The blogosphere is abuzz over whether Yahoo has given up an search. There’s too much parsing going on here. Yahoo isn’t giving up. Yahoo is staking a claim as to where it sees the greatest growth opportunities.
A couple points here. Let’s get serious. It’s very unlikely that Yahoo is going to overtake Google in search anytime soon. Scratch that. It’s extremely unlikely. It probably wasn’t a good PR technique for CFO Susan Decker to make a statement in a negative form, but it is reality.
Nonetheless, what Yahoo and every other company can do is work towards creating the best product it can in its own unique way. Let’s assume that Yahoo will continue to improve search–as all the competitors will. But this is just one piece of the competitive landscape. In general, the essential building blocks of success are to innovate, communicate, inspire, and nurture.
And here, it appears that Yahoo has a strategy for growing its market. Their argument goes that it’s not just about searching. It’s about the social networks that bring us together. It’s about the theory that we are communicating when we search. It’s about facilitating micro and macro communities of pictures, links, knowledge, or whatever.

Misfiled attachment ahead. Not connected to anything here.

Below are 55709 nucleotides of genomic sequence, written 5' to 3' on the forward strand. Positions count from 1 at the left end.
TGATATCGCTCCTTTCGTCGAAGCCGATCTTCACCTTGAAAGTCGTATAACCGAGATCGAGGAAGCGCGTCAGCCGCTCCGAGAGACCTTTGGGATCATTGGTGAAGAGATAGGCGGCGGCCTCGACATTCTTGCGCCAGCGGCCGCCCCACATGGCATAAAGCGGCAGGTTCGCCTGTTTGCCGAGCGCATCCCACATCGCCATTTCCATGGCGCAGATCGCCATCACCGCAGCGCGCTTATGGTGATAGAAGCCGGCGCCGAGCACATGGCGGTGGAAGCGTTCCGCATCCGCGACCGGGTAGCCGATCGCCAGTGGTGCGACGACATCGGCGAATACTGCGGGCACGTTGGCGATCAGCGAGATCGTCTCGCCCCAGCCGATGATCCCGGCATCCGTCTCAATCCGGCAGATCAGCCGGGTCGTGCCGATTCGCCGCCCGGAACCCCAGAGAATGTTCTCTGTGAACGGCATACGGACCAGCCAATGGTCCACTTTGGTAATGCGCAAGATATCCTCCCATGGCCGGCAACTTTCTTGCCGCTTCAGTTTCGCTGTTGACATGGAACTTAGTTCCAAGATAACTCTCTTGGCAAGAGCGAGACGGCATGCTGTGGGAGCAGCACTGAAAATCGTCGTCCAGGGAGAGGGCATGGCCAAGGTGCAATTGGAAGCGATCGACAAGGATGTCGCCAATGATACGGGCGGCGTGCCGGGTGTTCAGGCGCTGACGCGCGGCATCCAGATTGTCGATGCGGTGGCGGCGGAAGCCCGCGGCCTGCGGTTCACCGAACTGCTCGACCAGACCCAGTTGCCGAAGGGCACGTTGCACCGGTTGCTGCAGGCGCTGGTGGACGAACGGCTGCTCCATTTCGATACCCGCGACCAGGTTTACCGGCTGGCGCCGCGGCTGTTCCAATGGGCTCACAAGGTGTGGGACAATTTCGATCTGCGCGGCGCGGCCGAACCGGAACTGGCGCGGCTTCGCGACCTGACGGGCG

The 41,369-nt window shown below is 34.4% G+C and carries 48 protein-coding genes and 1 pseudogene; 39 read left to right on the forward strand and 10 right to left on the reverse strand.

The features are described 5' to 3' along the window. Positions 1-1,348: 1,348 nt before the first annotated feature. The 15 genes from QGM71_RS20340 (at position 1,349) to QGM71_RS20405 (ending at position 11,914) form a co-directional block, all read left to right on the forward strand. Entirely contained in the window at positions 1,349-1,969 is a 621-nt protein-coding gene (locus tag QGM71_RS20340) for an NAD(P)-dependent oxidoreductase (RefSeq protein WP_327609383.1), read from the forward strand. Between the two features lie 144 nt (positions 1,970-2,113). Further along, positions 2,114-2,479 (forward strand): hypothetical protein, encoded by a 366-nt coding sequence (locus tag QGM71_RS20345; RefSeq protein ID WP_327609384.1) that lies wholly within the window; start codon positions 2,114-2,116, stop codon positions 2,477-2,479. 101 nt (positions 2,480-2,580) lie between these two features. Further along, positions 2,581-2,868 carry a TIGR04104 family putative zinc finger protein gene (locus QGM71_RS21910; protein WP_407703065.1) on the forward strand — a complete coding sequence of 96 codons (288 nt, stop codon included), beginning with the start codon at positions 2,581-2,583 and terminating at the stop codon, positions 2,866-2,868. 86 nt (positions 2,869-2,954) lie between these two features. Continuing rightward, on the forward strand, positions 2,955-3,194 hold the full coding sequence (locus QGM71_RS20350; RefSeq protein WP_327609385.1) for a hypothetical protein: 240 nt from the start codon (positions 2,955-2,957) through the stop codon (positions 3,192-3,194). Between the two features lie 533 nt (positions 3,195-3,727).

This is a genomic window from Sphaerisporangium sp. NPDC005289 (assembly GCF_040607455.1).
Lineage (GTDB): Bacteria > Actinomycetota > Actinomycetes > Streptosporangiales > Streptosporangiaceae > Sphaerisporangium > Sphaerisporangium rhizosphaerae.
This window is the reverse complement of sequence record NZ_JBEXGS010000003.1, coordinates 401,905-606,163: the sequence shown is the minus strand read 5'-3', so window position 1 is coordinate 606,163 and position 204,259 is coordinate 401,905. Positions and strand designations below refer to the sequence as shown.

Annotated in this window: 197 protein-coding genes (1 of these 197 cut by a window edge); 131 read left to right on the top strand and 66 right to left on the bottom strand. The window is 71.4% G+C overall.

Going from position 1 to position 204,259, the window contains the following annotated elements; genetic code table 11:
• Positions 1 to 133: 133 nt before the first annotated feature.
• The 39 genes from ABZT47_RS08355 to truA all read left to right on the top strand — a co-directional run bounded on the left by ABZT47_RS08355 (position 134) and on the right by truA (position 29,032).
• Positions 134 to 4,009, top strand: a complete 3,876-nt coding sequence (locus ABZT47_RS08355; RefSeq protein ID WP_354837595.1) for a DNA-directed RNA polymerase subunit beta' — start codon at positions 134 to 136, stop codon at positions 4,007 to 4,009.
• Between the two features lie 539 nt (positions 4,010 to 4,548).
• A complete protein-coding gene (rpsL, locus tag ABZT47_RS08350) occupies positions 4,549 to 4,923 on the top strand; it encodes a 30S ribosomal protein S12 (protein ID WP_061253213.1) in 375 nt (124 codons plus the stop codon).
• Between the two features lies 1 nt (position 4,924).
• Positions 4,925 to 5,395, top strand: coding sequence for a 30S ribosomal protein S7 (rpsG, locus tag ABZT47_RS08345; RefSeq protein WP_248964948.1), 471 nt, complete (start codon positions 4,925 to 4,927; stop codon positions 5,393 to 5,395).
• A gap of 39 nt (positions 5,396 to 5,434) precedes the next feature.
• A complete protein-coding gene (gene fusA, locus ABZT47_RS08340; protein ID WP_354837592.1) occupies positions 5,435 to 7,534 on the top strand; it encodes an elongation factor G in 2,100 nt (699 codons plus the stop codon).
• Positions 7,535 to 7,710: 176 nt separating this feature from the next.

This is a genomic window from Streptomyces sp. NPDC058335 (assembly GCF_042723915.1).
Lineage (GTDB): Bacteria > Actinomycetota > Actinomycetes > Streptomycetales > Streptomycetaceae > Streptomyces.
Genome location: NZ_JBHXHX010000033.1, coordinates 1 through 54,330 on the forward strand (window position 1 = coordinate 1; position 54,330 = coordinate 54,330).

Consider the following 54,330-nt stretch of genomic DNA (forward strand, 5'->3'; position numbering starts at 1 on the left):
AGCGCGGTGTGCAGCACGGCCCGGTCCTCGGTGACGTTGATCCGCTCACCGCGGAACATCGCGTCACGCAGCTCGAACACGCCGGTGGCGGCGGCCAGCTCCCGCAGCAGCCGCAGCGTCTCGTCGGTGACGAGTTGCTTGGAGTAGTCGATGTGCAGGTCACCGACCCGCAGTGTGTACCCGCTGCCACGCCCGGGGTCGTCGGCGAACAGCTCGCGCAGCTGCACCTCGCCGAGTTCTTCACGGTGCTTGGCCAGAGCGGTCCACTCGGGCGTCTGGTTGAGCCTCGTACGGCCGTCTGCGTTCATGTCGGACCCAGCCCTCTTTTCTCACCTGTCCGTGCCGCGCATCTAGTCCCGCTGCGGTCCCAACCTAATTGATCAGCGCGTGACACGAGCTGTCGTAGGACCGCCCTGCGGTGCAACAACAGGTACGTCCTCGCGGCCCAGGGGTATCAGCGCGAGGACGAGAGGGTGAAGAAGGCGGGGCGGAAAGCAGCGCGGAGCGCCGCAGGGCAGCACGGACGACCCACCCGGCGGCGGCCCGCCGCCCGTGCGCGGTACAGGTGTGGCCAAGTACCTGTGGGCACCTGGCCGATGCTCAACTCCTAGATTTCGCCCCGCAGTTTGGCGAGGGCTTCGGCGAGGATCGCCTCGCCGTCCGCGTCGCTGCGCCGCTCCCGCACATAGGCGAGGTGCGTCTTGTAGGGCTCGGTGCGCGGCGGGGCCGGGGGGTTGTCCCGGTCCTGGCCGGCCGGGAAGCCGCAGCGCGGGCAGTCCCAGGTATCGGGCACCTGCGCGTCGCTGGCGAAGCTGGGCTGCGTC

I have no idea if this is where the markets want to go in the future. However, it’s a reasonable strategy for growing networks of consumers as well as networks of publishers. Facilitate enough people on each end and you have an economy.
(As an aside: You have to go no further than Apple to see the value of doing something well and not being the biggest leader in a de facto market. The markets will often reward a competitor for finding and facilitating growth. Apple has done this with the micro-consumption of music.)
Is there room for search to grow? Yes. Is there more room for growth outside of search proper? It appears that Yahoo is gambling that the answer is yes. We’ll have to see who win, but it is clear that Yahoo isn’t quiting.